New prostate cancer treatment shrinks tumours without the side effects

Gentlemen, if you’re like me, then the word “wait” isn’t really part of your vocabulary.

But when it comes to prostate cancer, I often recommend my patients to try a “wait and see” approach. That’s because most cases of prostate cancer aren’t life threatening – and they don’t warrant the mainstream’s aggressive, slash-and-burn treatments like surgery, radiation, and chemo.

But if you’ve been searching for a happy medium – a way to treat prostate cancer without the risks that come with traditional mainstream methods – a new treatment may literally be music to your ears.

In fact, researchers say they can now shrink your tumours using sound waves.

The American Food and Drug Administration (FDA) has just approved a NEW treatment for prostate cancer called “High Intensity Focused Ultrasound” (HIFU, for short). And in a landmark study published in the Journal of Clinical Oncology, it helped 89 per cent of patients who received it see significant reduction in tumour size.

That meant that 93 per cent of them were able to avoid surgery, chemotherapy, and radiation.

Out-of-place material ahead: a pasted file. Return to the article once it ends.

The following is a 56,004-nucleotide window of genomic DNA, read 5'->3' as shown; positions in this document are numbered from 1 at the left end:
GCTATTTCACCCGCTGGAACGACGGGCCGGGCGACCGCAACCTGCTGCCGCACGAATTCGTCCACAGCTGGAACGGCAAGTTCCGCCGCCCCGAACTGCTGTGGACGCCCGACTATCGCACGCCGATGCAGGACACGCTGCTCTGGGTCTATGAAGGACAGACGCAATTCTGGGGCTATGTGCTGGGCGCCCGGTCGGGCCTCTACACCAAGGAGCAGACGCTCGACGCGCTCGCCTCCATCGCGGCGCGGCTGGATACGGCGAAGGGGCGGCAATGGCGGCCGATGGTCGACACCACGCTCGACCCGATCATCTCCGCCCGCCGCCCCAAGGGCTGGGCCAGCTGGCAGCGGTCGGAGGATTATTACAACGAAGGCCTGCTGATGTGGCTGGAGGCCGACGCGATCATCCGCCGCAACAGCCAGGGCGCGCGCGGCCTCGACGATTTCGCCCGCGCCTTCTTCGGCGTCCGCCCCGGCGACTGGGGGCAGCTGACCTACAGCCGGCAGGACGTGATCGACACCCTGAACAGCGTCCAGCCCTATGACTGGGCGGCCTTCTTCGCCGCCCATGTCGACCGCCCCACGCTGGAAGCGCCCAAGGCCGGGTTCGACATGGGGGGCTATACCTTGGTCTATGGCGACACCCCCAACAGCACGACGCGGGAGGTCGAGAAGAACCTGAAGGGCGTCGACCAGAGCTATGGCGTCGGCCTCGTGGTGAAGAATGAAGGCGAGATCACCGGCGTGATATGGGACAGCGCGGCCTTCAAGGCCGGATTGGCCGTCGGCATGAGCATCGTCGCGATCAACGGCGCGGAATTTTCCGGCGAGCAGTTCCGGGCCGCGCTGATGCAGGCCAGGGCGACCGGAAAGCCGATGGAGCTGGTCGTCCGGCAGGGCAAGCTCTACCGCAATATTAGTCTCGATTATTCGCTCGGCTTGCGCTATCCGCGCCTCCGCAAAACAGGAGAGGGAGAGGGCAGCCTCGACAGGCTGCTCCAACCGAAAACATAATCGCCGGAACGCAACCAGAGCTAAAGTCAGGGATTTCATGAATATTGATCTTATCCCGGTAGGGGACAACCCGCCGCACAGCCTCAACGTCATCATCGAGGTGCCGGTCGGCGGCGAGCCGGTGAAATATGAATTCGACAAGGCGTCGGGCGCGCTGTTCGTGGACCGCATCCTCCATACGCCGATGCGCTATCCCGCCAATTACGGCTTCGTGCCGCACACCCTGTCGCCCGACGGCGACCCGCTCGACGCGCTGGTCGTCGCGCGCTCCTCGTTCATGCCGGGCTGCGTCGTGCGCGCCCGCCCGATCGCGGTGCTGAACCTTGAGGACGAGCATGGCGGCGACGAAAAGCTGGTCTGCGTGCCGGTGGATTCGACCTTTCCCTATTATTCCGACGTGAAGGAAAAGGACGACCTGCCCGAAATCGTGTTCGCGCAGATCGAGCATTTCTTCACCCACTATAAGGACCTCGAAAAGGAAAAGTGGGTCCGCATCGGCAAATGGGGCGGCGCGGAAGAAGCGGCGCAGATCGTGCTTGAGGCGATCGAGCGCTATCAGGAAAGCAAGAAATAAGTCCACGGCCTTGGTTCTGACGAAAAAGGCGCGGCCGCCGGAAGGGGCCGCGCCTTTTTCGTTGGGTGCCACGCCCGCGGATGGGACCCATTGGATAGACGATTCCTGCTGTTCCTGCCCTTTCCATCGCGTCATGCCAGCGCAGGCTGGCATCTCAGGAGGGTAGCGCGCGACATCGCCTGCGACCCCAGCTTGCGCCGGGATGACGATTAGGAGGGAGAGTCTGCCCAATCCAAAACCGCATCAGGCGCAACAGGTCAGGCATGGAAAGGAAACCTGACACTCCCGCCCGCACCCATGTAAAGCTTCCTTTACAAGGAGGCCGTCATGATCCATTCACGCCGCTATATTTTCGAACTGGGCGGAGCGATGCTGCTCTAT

HIFU works because it directly treats the cancer with focused energy that heats and kills the tumour – and only the tumour – by literally bringing it to its boiling point.

Other common cancer treatments generally destroy everything in their wake, including your healthy cells and tissues.

Since the immune systems of the study’s patients weren’t weakened by HIFU, they were found to have a 97 per cent chance of survival after five years. Now, that’s about as close to a perfect score as I’ve seen in prostate cancer treatments.

What’s more, the incidence of HIFU’s side effects was drastically lower than with other treatments. The men who got HIFU in the study managed to dodge the nausea and hair loss that generally come with chemotherapy and radiation; AND their risk of erectile dysfunction dropped to 15 per cent, down from nearly 50 per cent for men who have traditional treatments.

The risk of “having an accident” – that is, urinary incontinence – was also brought down to less than two per cent with HIFU. That’s a vast improvement over the 20 per cent chance of urine leakage with traditional treatments.

When you’re diagnosed with a disease like prostate cancer, your instinct is to fix it – and HIFU may become a safer way to do that.

It could be a while before a doctor’s office near you adopts the treatment. But don’t be afraid to have a chat with your doctor about your options and to see when it may become available.

Wishing you the best of health,

Dr. Glenn S. Rothfeld
Editor
Nutrition & Healing
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Sources:

 J Cancer 2016; 7(3):225-231. doi:10.7150/jca.13906

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